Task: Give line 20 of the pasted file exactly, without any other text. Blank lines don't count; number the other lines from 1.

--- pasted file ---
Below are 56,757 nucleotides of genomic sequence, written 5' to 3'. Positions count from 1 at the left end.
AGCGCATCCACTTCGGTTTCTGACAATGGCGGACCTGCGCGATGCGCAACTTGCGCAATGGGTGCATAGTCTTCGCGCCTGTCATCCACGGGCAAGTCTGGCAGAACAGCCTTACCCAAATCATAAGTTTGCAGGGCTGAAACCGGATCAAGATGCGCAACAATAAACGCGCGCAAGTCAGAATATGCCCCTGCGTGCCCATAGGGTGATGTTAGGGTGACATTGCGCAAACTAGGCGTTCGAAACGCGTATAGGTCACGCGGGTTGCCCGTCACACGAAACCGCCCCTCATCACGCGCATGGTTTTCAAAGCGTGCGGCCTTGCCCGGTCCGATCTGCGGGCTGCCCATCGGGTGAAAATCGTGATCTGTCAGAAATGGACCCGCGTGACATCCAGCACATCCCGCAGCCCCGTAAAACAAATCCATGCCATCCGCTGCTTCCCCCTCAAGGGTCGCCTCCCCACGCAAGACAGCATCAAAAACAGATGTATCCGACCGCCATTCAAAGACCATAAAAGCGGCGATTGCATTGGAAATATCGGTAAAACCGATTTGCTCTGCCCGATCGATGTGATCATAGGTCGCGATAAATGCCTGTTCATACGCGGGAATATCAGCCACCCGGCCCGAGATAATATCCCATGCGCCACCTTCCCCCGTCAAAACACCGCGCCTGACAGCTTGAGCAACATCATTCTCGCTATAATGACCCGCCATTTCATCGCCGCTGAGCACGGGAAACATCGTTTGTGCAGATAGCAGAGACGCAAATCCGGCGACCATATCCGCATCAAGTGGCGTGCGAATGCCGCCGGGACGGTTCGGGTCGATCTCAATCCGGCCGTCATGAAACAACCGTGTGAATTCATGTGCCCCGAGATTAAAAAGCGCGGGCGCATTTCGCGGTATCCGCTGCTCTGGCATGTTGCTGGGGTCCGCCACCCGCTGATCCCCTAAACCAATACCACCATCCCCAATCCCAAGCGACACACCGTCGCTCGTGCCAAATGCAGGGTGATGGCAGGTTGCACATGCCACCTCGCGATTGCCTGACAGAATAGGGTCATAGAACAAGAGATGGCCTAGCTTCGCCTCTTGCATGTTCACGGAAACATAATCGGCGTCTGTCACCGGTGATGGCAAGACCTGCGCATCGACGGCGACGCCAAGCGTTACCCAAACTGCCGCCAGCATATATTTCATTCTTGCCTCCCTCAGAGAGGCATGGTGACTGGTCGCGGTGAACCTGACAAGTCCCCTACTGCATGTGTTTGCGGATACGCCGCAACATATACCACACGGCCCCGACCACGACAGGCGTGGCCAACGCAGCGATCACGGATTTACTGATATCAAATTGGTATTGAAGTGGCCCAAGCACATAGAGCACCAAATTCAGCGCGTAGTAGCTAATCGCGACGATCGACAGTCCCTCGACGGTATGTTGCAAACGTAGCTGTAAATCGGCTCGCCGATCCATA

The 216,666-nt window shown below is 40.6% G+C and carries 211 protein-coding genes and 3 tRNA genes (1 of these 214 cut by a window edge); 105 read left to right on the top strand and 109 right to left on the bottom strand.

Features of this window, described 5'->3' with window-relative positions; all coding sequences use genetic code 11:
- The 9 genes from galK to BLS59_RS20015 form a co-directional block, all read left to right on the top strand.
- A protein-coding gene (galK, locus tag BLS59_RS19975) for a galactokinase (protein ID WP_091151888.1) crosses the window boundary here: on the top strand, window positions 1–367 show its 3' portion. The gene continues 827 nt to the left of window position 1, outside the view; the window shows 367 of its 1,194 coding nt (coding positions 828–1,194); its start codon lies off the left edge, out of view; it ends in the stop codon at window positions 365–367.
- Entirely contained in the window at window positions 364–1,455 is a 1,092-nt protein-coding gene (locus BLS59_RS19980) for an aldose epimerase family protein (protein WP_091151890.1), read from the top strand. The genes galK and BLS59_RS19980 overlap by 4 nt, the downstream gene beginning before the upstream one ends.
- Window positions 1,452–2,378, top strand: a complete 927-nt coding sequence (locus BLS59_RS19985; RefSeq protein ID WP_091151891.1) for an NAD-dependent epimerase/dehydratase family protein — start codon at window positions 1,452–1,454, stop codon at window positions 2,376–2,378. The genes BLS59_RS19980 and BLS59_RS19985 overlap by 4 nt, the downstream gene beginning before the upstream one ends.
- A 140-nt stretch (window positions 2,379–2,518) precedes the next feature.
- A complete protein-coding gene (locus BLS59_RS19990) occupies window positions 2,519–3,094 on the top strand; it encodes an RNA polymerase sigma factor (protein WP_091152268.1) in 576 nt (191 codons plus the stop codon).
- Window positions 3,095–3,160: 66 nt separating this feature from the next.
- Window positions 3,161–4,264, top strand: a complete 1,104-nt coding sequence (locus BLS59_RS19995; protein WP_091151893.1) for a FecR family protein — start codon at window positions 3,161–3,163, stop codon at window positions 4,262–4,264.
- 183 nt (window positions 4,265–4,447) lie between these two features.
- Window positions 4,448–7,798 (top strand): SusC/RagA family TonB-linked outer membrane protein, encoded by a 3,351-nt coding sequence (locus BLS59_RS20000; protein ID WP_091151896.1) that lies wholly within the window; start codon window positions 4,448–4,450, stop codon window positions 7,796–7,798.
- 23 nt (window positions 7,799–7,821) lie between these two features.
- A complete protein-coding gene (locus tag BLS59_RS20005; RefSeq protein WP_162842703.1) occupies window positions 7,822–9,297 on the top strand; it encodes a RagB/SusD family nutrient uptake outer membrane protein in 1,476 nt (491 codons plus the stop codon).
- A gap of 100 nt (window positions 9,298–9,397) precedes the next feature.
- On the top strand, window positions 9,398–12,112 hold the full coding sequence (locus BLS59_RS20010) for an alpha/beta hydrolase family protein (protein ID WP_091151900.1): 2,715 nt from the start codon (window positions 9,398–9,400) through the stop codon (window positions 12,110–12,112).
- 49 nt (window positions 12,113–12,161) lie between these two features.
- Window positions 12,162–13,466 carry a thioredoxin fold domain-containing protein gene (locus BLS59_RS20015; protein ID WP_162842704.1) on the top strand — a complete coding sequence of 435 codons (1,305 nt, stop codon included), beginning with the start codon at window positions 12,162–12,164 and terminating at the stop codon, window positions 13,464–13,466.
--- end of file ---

- Window positions 12,162–13,466 carry a thioredoxin fold domain-containing protein gene (locus BLS59_RS20015; protein ID WP_162842704.1) on the top strand — a complete coding sequence of 435 codons (1,305 nt, stop codon included), beginning with the start codon at window positions 12,162–12,164 and terminating at the stop codon, window positions 13,464–13,466.